K. and I had an enjoyable couple of hours at St Bartholomews, Prospect, this afternoon. It was really warm and sunny so it was a great day for wandering around amongst the old graves. The church has been restored by the local council and will be used for functions. The Friends of St Bartholomews are still working on restoring grave sites.
The church sits up on a hill between the Great Western Highway and the M4 motorway. Most people wouldn’t even realise that it is one of the oldest churches in NSW, built in 1841 as they drive past at high speed towards the Blue Mountains.
The Historical Society put small signs up near the gravestones explaining some of the personal history of some of residents. One of the earliest graves was of a woman who was convicted of highway robbery and sentenced to transportation in 1807. Try explaining highway robbery to a 5yo who can read all the words on signs now!
Someone had placed an Australian flag over a grave, another was almost covered in brightly coloured plastic flowers and many others had fresh flowers placed by family. There were quite a few people searching for the gravesites of their ancestors. I wasn’t – I don’t have any buried in this graveyard, but my family does have a connection through a baptism to the church.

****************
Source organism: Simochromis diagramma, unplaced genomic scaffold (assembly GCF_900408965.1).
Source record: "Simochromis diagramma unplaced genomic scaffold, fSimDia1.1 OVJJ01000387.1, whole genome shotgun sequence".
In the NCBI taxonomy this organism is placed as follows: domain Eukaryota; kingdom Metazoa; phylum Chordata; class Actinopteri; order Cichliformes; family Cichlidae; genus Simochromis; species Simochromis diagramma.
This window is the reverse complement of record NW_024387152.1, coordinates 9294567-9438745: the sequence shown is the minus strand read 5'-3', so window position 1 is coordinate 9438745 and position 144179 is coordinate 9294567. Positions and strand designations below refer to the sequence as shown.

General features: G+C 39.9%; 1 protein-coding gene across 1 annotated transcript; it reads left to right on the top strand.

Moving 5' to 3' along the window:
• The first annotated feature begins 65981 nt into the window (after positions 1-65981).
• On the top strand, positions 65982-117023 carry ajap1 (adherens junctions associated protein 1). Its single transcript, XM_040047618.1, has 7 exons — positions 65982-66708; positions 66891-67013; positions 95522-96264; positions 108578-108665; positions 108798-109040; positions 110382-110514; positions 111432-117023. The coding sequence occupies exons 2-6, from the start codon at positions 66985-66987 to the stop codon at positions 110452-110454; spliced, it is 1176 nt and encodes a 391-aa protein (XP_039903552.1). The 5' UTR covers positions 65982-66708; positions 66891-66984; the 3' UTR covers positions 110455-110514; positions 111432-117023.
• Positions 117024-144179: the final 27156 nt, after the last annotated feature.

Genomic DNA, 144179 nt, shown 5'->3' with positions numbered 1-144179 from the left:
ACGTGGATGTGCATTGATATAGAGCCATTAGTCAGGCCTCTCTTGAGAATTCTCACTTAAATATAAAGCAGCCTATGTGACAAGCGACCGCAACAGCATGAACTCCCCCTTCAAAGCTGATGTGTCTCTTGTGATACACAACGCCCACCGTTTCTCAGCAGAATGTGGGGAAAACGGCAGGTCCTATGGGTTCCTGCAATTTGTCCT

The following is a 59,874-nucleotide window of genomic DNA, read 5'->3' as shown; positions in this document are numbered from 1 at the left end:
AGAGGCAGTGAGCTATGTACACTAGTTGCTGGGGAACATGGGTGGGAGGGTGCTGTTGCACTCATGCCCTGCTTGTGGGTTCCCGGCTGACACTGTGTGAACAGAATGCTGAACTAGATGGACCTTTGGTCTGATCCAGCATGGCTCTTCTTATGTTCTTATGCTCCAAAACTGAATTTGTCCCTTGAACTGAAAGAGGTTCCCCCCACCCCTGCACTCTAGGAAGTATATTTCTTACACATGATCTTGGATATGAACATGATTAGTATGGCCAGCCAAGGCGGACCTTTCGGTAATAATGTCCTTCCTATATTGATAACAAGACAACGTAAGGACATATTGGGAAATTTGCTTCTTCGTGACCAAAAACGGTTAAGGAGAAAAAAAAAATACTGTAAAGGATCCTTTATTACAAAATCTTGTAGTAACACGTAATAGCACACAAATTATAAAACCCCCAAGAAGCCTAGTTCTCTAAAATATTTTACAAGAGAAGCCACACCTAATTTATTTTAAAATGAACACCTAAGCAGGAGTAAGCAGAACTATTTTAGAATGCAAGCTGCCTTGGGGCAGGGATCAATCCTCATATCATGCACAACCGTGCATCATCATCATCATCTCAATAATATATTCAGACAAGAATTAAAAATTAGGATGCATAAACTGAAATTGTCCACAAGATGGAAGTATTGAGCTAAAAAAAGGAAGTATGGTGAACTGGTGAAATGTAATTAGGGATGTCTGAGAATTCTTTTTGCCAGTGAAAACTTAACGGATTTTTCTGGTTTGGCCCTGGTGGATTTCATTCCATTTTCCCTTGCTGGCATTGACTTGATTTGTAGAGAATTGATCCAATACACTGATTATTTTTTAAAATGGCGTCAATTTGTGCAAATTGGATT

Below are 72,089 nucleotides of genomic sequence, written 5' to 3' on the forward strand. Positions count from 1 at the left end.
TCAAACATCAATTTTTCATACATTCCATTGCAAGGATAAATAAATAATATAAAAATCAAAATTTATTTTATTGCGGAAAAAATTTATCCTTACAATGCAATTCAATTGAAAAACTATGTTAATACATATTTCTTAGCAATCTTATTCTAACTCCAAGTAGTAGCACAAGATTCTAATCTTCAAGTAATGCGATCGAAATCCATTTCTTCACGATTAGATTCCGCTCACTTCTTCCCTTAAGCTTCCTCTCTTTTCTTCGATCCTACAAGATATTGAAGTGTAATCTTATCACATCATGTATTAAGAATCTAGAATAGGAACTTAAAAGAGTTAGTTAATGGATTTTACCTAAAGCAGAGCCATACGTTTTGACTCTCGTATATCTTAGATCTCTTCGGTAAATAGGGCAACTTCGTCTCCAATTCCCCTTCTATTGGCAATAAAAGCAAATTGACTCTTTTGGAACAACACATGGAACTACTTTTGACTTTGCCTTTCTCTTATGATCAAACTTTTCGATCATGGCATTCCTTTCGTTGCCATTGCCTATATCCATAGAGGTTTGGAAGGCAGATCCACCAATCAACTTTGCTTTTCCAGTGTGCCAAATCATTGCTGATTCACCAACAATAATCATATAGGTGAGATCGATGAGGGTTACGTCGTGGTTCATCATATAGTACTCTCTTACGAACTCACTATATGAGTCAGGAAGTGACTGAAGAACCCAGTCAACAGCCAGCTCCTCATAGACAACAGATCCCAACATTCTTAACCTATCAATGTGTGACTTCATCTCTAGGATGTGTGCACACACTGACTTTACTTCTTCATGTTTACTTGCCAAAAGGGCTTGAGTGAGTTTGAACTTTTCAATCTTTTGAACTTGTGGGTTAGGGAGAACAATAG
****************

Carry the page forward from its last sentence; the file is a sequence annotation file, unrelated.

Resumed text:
The Rotary Association has placed a couple of benches under a tree near the top of the hill overlooking the newer section of the graveyard. We sat there for a while looking out at the view. The skyscrapers of Sydney were off in the distance, and we could see Chatswood as well.
K’s favourite part of the day was sitting in the shade of the Moreton Bay Fig tree eating home-made cupcakes – one raspberry velvet, the other vanilla.I didn’t get much of either one, really.
Just inside the church someone has placed a wishing well. If you place a coin in the well, you can ring the church bells as you make a wish. It is a pity that the bell-pull just disappears up through the plaster – you can’t see the bells ring, just hear them. But it was fun all the same.
We’ll probably go back again next year, if only to donate something towards saving this little bit of history.